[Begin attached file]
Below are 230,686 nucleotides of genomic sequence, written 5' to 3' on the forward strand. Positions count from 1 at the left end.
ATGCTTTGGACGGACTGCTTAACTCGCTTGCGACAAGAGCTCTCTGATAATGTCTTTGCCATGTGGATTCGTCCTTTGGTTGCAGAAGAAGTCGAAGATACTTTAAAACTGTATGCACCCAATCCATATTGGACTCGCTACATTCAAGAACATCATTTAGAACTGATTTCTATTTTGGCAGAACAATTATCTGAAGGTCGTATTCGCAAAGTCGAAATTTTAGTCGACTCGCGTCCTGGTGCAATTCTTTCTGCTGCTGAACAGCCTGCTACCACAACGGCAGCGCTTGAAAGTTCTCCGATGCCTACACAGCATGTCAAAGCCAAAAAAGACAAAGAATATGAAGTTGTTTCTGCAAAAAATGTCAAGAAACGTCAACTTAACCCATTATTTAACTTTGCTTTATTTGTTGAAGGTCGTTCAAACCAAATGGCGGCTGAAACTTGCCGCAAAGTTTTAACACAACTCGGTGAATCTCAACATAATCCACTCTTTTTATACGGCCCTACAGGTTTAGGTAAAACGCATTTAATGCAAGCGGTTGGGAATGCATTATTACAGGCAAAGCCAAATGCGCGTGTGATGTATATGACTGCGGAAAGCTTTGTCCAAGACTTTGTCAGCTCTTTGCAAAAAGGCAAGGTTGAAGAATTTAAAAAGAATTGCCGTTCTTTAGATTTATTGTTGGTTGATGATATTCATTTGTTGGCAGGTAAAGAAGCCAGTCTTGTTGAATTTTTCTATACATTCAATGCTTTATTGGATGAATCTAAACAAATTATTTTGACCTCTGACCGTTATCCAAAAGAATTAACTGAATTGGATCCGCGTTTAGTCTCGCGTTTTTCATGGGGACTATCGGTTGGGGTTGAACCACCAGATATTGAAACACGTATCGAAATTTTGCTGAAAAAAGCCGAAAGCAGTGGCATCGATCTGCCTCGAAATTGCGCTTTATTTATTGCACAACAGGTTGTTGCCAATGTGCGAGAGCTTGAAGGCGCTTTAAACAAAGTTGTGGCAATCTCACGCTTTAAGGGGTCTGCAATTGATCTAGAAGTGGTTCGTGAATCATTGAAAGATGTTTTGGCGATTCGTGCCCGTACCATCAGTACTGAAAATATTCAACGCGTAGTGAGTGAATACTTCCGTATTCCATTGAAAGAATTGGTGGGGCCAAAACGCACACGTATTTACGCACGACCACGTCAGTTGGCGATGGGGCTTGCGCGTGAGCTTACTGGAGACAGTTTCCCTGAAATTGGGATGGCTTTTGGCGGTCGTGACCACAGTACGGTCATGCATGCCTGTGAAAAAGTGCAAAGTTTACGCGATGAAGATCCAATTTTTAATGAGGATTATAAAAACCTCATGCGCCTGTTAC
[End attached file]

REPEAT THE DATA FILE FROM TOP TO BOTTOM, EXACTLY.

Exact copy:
Below are 230,686 nucleotides of genomic sequence, written 5' to 3' on the forward strand. Positions count from 1 at the left end.
ATGCTTTGGACGGACTGCTTAACTCGCTTGCGACAAGAGCTCTCTGATAATGTCTTTGCCATGTGGATTCGTCCTTTGGTTGCAGAAGAAGTCGAAGATACTTTAAAACTGTATGCACCCAATCCATATTGGACTCGCTACATTCAAGAACATCATTTAGAACTGATTTCTATTTTGGCAGAACAATTATCTGAAGGTCGTATTCGCAAAGTCGAAATTTTAGTCGACTCGCGTCCTGGTGCAATTCTTTCTGCTGCTGAACAGCCTGCTACCACAACGGCAGCGCTTGAAAGTTCTCCGATGCCTACACAGCATGTCAAAGCCAAAAAAGACAAAGAATATGAAGTTGTTTCTGCAAAAAATGTCAAGAAACGTCAACTTAACCCATTATTTAACTTTGCTTTATTTGTTGAAGGTCGTTCAAACCAAATGGCGGCTGAAACTTGCCGCAAAGTTTTAACACAACTCGGTGAATCTCAACATAATCCACTCTTTTTATACGGCCCTACAGGTTTAGGTAAAACGCATTTAATGCAAGCGGTTGGGAATGCATTATTACAGGCAAAGCCAAATGCGCGTGTGATGTATATGACTGCGGAAAGCTTTGTCCAAGACTTTGTCAGCTCTTTGCAAAAAGGCAAGGTTGAAGAATTTAAAAAGAATTGCCGTTCTTTAGATTTATTGTTGGTTGATGATATTCATTTGTTGGCAGGTAAAGAAGCCAGTCTTGTTGAATTTTTCTATACATTCAATGCTTTATTGGATGAATCTAAACAAATTATTTTGACCTCTGACCGTTATCCAAAAGAATTAACTGAATTGGATCCGCGTTTAGTCTCGCGTTTTTCATGGGGACTATCGGTTGGGGTTGAACCACCAGATATTGAAACACGTATCGAAATTTTGCTGAAAAAAGCCGAAAGCAGTGGCATCGATCTGCCTCGAAATTGCGCTTTATTTATTGCACAACAGGTTGTTGCCAATGTGCGAGAGCTTGAAGGCGCTTTAAACAAAGTTGTGGCAATCTCACGCTTTAAGGGGTCTGCAATTGATCTAGAAGTGGTTCGTGAATCATTGAAAGATGTTTTGGCGATTCGTGCCCGTACCATCAGTACTGAAAATATTCAACGCGTAGTGAGTGAATACTTCCGTATTCCATTGAAAGAATTGGTGGGGCCAAAACGCACACGTATTTACGCACGACCACGTCAGTTGGCGATGGGGCTTGCGCGTGAGCTTACTGGAGACAGTTTCCCTGAAATTGGGATGGCTTTTGGCGGTCGTGACCACAGTACGGTCATGCATGCCTGTGAAAAAGTGCAAAGTTTACGCGATGAAGATCCAATTTTTAATGAGGATTATAAAAACCTCATGCGCCTGTTAC